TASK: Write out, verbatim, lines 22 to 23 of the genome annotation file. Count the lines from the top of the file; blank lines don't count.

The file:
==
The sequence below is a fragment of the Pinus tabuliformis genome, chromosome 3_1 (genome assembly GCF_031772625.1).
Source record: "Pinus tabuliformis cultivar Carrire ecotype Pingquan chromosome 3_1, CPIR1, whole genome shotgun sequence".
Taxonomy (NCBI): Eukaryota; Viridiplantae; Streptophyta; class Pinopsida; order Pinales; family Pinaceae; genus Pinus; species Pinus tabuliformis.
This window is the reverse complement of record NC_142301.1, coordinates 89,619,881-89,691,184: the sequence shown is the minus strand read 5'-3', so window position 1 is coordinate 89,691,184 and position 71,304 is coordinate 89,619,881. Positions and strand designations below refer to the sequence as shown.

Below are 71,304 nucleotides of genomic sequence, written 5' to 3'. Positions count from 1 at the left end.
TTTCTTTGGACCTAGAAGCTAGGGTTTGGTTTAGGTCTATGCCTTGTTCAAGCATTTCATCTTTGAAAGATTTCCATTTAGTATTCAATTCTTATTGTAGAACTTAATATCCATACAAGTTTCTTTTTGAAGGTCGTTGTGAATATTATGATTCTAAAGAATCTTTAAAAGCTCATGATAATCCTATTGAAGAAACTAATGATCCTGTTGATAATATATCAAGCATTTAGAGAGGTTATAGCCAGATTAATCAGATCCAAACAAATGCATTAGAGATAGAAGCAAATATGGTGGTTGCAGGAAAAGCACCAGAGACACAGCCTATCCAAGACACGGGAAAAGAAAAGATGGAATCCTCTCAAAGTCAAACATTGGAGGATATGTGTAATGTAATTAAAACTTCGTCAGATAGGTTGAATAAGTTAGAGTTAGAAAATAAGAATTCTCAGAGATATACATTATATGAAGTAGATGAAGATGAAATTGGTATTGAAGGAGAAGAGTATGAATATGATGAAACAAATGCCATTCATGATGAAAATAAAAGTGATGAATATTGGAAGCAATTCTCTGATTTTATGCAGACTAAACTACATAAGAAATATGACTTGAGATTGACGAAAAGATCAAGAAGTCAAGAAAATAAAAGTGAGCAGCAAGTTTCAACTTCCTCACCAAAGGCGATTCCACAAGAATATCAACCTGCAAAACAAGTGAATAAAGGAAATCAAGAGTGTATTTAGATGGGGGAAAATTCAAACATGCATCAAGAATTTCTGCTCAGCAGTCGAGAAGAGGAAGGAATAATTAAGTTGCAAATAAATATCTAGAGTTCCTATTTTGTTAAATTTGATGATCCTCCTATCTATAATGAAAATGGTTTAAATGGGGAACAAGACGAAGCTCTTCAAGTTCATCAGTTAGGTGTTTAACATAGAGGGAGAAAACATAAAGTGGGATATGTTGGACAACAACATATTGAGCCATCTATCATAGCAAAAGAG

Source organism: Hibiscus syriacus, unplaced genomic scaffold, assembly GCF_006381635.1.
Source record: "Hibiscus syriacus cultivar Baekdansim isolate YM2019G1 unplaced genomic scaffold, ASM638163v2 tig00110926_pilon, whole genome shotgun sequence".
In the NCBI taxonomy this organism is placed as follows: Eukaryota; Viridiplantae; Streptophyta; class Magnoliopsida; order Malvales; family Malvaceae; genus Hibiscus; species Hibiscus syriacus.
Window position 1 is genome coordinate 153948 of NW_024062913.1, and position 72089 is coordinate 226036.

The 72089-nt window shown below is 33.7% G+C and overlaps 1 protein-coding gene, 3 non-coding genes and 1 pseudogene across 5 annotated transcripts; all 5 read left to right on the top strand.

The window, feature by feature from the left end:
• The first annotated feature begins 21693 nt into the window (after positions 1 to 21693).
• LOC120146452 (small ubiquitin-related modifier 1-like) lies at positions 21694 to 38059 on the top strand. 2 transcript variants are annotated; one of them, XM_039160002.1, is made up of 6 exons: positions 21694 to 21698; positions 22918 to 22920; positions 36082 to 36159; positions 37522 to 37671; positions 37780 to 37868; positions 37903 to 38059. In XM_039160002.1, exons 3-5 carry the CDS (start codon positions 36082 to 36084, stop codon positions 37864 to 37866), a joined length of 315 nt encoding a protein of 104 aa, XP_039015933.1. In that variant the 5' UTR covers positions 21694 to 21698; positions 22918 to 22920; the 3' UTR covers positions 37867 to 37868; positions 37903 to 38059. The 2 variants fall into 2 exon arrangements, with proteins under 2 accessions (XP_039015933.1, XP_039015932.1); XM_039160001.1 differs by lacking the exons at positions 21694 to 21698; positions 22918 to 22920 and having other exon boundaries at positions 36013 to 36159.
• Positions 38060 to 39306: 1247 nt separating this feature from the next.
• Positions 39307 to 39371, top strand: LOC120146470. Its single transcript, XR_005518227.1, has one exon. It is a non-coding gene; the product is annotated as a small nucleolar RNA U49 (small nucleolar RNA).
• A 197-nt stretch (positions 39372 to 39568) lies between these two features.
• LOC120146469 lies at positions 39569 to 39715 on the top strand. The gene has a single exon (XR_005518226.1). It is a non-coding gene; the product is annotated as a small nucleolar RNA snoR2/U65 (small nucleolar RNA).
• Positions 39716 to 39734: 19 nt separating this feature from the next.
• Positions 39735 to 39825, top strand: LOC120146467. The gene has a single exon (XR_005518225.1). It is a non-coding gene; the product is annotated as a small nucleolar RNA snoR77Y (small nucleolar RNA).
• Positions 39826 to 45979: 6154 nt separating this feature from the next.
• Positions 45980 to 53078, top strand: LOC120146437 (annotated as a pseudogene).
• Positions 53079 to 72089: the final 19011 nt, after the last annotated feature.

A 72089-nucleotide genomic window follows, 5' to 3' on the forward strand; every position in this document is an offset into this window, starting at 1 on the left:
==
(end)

• Positions 45980 to 53078, top strand: LOC120146437 (annotated as a pseudogene).
• Positions 53079 to 72089: the final 19011 nt, after the last annotated feature.